All in Swiss with a Twist
I've never seen my little Luusmeitschi devour something as rapidly as this gourd-y Älpler Magrone. By the end of the macaroni massacre her chair, the table, most of the floor and her entire head and hair, neck, arms, onesie, legs and feet were covered in pumpkin.
How many Swiss millionaires are there?
If I had to write a personal ad for my husband Sam, it would go something like this: tall, bespectacled Software Engineer, photography and fermentation enthusiast, with a real talent for eating, seeks nice lady to share cheese and beer with.
Why should Spitzbuben have all the fun?
Some of the best Swiss fruit is now available, en masse, in supermarkets.
Particularly beloved are the Walliser Apricots with their rote backen, or red cheeks, describing the rosy blush they have on their skin, and the Zwetschgen, the plum's regal, indigo cousin.
St Galler Klostermuffins
Like a Linzer muffin, made Swiss with chocolate...
Now this is my kind of veggie burger.
When I was in University I didn't have a fondue pot.
But my roommate Erin did.
Normally any Toblerone that makes it into my kitchen gets eaten long before it gets baked with. I had to buy an extra bar just to make these chewy, oaty, chocolate-stuffed cookies, so that I would have some triangles for the way home.
Tipsy Cheese and Pears
Bread is one of my greatest joys in Switzerland.
The selection is prodigious. There are regional breads (like Bernerbrot), breads for Sundays (like Zopf), holiday breads (like Grittibänz), breads for rivers (like Aarebrot (the bread, not the man)) and even unique breads for different branches of the same supermarket (like Migros Bubenbergbrot). More about Swiss bread here.
Chocomaltine Banana Bread
"It has ovomaltine in it, doesn't it?"
"Well, surely that makes it a breakfast food?"
A common exchange in our kitchen that has been used to justify breakfasting on Ovomaltine Crunchy Cream, Ovomaltine Petit Beurres, and now this cake.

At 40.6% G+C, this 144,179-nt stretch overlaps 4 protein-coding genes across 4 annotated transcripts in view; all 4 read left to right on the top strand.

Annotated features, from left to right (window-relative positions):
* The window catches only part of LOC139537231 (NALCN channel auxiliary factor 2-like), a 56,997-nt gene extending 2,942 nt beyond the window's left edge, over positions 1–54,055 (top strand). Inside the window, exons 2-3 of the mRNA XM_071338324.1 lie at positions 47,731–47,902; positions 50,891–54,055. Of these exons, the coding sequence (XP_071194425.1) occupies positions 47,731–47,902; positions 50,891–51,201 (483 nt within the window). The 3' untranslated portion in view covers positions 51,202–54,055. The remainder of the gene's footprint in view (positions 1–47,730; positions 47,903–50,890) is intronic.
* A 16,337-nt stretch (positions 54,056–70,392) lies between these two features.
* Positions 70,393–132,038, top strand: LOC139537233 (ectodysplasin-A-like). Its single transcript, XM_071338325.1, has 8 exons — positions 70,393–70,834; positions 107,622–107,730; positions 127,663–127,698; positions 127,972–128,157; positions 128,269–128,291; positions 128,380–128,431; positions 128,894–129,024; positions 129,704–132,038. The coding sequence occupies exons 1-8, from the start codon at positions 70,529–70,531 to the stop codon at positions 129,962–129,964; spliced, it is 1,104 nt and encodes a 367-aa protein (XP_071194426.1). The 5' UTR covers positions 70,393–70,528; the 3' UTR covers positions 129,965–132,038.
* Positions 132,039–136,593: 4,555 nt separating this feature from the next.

With a glut of fresh pineapple, this tropical birchermüesli was born. It uses coconut milk, toasted coconut and dried pineapple, though you could use any dried tropical fruit. The most important thing is to only add the pineapple at the end—if you let it sit in the yogurt it gives it a funny, curdled taste. You can really easily make this dairy-free by using a non-dairy yogurt.
Green Fairy Pumpkin Soup
Nothing says festive like a shot of booze.
On average, the Swiss drink 10 litres of Rivella every year.
Does it count if it comes in cake form?
Inspired by some of the many British and American cake recipes that use soft drinks like coca-cola as an ingredient, I decided to make one with Switzerland's national beverage.
Zweifel Chip Chicken
I'm often too lazy to make anything like fried chicken, but if I'm craving something in that vein, this potato chip crusted chicken does the trick. It is absurdly easy to put together, just dip your drumsticks in a yogurt/mustard/mayo dressing then roll in the chips. The result is a glistening and crispy drumstick.
Ovomaltine Ice Cream Sandwiches
Every evening of my childhood my mum, like the good Swiss ex-pat she is, would make herself a cup of Ovomaltine to drink. As a child I tolerated the stuff, but didn't love it, preferring sweeter powder-in-milk drinks like Nesquik. But over time Ovomaltine made its way into my heart...and my cookies.
Black Beer Soup
According to the Oxford Companion to Beer, in 1890 there were 500 domestic breweries in Switzerland. By 1998, there were only about 24 breweries left.
So what happened?